IRS Payroll Compliance Problems

The City of Sulphur is reporting that the IRS in a “payroll compliance check” and “education session” has determined that the city council, city attorney and city treasurer must be classified as employees and receive a W-2.  The attorney and treasurer maintain local firms and have been paid as independent contractors with a 1099.  The classification of the city council members as employees is a new twist on a multi-year, multi-state problem.
 
This IRS approach began in Oklahoma in 2006.  As a result, the Oklahoma Association of Municipal Attorneys (OAMA) at their Fall 2007 Workshop discussed this issue.  In addition, in 2007 the City of Henderson, Texas city attorney filed an IRS appeal of his designation as an employee in an IRS compliance audit.  The IRS reversed itself and settled with the attorney “based on the hazards of litigation”.  However, while a welcome victory, it is a mixed blessing since the IRS letter does not appear to set any precedent for future IRS actions.  Both the OAMA paper by Oklahoma City attorney Margaret Love (.doc) and the appeal by the Henderson, Texas city attorney (.rtf) are being placed on the OML website on the Legal Homepage under the subtopic “Public Officials”.
 
Independent contractor factors ignored.  If the IRS factors for independent contractors are applied to most professionals – he/she would not fit the definition of an employee.  However, the IRS has declined to apply this standard.  As a result we have had private attorneys serving as city attorneys tell us that they intended to resign rather than fight the IRS.
 
IRS Using State Law.  The premise used in the past by the IRS is to look at the “public office” held by the professional and designating them as an employee regardless of the nature of the relationship.  They point to the fact that, either by charter or by municipal ordinances, city attorneys/judges etc. are appointed by the governing body and/or appointed by the city manager with the approval by the city council.  They focus on the duties of attorneys (or other professionals) which were to an extent found in the charter/ordinances/state law.  As a result, the IRS refused to apply the general independent contractor legal principles to determine if these professionals are independent contractors.  See Publication 963 for the government’s analysis of this issue.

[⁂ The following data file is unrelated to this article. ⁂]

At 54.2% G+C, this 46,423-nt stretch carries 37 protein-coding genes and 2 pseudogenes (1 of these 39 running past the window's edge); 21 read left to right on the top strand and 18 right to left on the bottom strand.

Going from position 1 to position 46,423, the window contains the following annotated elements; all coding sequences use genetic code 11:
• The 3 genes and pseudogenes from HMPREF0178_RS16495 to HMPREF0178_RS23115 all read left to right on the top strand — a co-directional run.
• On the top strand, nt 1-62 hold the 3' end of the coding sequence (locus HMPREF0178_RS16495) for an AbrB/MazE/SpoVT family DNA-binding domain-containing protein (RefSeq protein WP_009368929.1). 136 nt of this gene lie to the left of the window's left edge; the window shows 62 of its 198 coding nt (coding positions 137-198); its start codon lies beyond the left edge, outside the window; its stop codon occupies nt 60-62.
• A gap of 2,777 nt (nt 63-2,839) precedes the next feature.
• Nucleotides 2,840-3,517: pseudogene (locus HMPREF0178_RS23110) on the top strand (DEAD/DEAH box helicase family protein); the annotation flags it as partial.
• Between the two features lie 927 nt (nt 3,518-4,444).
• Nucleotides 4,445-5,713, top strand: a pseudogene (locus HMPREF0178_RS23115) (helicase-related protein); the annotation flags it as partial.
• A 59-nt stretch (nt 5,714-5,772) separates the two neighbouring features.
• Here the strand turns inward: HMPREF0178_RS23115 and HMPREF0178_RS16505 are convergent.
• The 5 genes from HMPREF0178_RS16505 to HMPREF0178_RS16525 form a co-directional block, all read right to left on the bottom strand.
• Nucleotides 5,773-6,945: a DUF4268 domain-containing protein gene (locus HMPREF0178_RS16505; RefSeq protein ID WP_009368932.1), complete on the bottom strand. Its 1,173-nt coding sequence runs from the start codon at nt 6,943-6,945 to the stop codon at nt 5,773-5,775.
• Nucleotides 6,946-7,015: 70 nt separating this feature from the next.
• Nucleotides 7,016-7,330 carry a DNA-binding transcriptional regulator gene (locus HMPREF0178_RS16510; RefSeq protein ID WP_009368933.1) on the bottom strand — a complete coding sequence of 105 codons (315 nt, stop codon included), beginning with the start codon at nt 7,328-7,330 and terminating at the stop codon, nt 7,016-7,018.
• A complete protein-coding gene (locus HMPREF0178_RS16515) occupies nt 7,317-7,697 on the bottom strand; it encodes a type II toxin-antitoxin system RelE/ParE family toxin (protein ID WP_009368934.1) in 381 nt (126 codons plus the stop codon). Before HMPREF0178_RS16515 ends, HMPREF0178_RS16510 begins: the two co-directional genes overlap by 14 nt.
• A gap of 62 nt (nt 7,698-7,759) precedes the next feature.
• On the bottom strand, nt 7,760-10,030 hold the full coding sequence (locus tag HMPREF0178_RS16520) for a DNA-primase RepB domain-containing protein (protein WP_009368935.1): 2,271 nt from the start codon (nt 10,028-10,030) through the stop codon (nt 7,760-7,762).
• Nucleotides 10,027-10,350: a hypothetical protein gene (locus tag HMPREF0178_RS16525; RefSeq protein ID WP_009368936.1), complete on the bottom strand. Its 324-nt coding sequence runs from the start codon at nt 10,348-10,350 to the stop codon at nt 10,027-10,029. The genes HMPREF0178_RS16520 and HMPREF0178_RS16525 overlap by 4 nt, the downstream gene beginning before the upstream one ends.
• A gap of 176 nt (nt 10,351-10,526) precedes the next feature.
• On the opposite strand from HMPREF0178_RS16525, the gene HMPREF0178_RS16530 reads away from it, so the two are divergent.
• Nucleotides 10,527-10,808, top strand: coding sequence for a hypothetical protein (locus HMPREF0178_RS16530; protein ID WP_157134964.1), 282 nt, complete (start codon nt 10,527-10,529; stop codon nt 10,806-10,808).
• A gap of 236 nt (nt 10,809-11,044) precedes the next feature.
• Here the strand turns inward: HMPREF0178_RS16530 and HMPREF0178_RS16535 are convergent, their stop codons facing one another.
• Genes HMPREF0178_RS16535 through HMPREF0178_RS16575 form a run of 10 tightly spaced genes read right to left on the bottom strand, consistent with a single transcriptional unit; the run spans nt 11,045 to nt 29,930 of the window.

OML Changes State Law in 2007.   Given the IRS focus on state law duties, in response, the League amended state law in an attempt to make clear that the independent contractor standards apply to municipal professionals.  This new law is found at 11 O.S. Section 8-115.  It states in relevant part that a municipal “attorney, prosecutor, judge, engineer or other professional . . . pursuant to a retainer or contract for professional services shall be presumed to be an independent contractor and not an employee for all purposes if the terms of the contract are consistent with established common law pertaining to independent contractors as reflected in 26 C.F.R., Section 31.312(d)-2.”  This OML legislation was effective on November 1, 2007.

 

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